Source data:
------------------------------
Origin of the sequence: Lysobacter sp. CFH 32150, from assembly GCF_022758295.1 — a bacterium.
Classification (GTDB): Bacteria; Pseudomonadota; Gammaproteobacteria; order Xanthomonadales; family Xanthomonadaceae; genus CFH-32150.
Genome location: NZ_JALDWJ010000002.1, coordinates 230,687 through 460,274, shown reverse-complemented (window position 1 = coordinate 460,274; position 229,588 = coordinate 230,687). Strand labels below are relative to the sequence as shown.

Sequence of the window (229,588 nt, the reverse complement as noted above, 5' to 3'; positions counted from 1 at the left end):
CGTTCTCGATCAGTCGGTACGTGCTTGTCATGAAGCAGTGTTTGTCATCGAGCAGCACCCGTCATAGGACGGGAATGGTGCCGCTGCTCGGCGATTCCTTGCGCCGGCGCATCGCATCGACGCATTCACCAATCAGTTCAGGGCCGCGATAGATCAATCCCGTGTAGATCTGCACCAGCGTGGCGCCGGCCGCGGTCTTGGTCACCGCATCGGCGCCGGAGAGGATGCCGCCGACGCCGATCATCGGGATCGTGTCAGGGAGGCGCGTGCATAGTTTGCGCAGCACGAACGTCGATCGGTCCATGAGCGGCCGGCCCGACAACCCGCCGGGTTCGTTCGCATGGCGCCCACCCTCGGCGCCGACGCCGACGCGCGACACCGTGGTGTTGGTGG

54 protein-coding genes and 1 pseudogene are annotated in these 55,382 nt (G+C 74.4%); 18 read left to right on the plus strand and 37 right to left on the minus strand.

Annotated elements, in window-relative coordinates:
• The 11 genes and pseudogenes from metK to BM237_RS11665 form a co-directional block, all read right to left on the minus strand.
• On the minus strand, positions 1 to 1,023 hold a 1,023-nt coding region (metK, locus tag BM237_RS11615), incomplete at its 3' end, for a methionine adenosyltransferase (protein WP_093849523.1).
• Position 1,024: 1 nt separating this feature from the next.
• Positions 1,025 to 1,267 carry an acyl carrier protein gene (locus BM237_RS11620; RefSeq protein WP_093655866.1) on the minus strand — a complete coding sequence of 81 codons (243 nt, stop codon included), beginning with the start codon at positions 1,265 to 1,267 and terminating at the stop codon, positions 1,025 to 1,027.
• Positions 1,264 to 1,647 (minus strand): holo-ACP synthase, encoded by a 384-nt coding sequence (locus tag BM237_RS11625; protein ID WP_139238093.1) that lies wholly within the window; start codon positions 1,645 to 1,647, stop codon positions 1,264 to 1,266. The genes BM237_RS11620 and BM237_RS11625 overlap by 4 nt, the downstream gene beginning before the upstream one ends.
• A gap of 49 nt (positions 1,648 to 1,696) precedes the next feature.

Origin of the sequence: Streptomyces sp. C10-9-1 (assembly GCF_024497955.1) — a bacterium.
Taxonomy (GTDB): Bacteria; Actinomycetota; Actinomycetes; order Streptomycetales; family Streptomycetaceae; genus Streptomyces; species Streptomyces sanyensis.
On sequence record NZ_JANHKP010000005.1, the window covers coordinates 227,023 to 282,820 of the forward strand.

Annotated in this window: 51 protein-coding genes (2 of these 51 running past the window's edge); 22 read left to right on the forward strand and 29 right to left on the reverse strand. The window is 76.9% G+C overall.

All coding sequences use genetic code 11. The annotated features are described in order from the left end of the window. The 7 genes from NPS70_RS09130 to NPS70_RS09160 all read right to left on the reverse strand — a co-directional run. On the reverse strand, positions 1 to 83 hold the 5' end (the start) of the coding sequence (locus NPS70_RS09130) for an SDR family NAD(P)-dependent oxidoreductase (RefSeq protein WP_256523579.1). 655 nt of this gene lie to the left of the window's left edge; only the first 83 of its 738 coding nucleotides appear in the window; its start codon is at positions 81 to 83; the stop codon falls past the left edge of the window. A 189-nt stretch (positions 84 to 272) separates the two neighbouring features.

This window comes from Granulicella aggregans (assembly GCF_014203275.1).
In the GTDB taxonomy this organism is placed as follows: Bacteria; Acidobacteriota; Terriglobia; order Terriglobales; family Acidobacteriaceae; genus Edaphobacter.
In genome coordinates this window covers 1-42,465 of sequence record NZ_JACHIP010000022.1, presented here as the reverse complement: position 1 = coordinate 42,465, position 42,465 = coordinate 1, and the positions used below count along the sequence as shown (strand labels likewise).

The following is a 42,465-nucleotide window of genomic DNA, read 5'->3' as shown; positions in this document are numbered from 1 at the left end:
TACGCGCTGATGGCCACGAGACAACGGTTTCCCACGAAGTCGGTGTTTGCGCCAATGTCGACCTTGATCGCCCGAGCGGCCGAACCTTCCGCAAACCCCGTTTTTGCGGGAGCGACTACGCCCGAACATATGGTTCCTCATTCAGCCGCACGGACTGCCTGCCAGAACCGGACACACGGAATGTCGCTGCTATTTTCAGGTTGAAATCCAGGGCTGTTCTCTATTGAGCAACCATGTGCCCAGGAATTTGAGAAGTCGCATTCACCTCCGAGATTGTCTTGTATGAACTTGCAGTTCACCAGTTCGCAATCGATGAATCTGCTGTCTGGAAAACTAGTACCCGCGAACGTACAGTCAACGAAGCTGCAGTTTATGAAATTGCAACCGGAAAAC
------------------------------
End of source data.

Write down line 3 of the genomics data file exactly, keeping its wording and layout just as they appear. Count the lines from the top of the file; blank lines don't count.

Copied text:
Genome location: NZ_JALDWJ010000002.1, coordinates 230,687 through 460,274, shown reverse-complemented (window position 1 = coordinate 460,274; position 229,588 = coordinate 230,687). Strand labels below are relative to the sequence as shown.